# How to build an antisymmetric selfdual tensor out of two 4-vectors?

In problem C of section 1.4 of Ramon's Field Theory: A Modern Primer, we are asked to build a field bilinear in $$\chi_L$$ and $$\psi_L$$, two left-handed weyl spinors, which transforms as the (1,0) representation of $$\text{SL}(2,\mathbb{C})$$. This representation is equivalent to the behavior of rank 2 tensors $$B_{\mu\nu}$$ which are antisymmetric and selfdual, i.e., $$B_{\mu\nu}=-B_{\mu\nu}\\B_{\mu\nu}=\frac{1}{2}\epsilon_{\mu\nu\rho\sigma}B^{\rho\sigma}.$$ One can check that both $$i\psi_L^\dagger \sigma^\mu\psi_L$$ and $$i\chi_L^\dagger\sigma^\mu\chi_L$$ are 4-vectors. I think the correct way to proceed is to use them to build the field $$B_{\mu\nu}$$. My first approavh was to antisymmetrize and selfdualize $$\psi_L^\dagger \sigma^\mu\psi_L\chi_L^\dagger \sigma^\nu\chi_L$$. This of course fails to be bilinear in the fields. Does any body have any clue? Would something like $$\psi_L^\dagger\sigma^\mu\sigma^\nu\chi_L$$ work?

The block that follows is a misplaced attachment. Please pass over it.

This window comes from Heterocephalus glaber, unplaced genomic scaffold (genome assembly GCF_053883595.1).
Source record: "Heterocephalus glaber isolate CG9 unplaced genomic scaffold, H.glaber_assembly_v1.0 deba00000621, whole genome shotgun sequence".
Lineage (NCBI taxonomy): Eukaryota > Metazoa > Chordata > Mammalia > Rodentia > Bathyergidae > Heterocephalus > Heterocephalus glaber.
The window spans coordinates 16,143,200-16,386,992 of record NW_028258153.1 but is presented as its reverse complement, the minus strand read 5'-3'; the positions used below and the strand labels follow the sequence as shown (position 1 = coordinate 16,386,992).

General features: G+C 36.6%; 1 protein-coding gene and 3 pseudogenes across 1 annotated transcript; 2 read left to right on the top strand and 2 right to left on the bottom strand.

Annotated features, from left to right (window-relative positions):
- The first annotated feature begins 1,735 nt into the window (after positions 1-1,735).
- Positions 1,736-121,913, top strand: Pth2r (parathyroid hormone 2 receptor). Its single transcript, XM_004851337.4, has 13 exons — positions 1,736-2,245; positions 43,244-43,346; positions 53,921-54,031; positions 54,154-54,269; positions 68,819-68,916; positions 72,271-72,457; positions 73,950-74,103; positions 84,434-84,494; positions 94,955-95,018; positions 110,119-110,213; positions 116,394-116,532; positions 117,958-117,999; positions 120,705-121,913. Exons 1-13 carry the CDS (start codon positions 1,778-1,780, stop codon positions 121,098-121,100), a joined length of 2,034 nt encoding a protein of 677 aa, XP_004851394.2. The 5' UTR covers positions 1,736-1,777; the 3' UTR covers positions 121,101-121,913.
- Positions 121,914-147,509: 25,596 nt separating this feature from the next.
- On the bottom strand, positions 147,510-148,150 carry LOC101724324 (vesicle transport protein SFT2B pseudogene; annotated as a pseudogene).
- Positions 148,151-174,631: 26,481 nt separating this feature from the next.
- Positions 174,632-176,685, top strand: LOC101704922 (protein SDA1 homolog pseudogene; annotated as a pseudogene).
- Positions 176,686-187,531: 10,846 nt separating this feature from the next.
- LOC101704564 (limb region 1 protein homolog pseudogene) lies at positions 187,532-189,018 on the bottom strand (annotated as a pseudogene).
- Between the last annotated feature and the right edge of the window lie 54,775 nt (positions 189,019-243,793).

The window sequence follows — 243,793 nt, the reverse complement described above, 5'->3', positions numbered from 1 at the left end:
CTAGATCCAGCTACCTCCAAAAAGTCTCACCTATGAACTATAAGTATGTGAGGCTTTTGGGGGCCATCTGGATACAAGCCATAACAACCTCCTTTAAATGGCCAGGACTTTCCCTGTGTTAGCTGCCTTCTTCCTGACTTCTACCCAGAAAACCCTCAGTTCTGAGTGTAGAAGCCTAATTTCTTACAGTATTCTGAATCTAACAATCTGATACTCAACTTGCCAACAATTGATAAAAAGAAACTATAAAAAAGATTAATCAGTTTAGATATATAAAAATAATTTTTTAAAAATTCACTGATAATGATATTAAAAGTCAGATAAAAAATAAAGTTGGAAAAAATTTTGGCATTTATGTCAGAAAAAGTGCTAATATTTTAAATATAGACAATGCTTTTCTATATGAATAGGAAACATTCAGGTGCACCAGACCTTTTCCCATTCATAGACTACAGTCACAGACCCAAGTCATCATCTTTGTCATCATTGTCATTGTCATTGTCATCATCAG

Since both fields transform as $$(\tfrac{1}{2},0)$$ we can treat them as $$SU(2)$$ spinors and ignore everything else. So the question is how do you multiply two $$j=\tfrac{1}{2}$$ spinors to get a $$j=1$$ vector? Easy enough, just use regular Pauli matrices: $$b_L^{\pm,0} = \psi_{L\alpha} \sigma^{\pm,3}_{\alpha\beta} \chi_{L\beta}$$ or $$\vec{b}_L = \psi_{L,\alpha} \vec{\sigma}_{\alpha\beta} \chi_{L,\beta}$$
To see that this is equivalent to an anti-symmetric Lorentz tensor that satisfies $$B_{\mu\nu} = \tilde{B}_{\mu\nu}$$ write $$B_{\mu\nu} = \begin{pmatrix}0 & -b_L^x & -b_L^y & -b_L^z \\ b_L^x & 0 & -b_L^z & b_L^y \\ b_L^y & b_L^z & 0 & -b_L^x \\ b_L^z & -b_L^y & b_L^x & 0\end{pmatrix}$$
• Are you sure $(1,0)$ is not the antisymmetric selfdual tensors? Your argument for showing it is not only takes into account antisymmetry. Selfduality further restricts dimension. Maxwell's field tensor tranforms under $(1,0)\oplus(0,1)$. I will need some time to understand your answer! Thanks! – Iván Mauricio Burbano Dec 28 '18 at 21:31
• How us it that $b_L^{\pm,0}$ is a spin 1 vector? I think I don't understand the notation properly. – Iván Mauricio Burbano Dec 28 '18 at 21:32
• Oh sorry, by self duality I mean that the condition $B_{\mu\nu}=\frac{1}{2}\epsilon_{\mu\nu\rho\sigma}B^{\rho\sigma}$ is fulfilled. – Iván Mauricio Burbano Dec 28 '18 at 21:36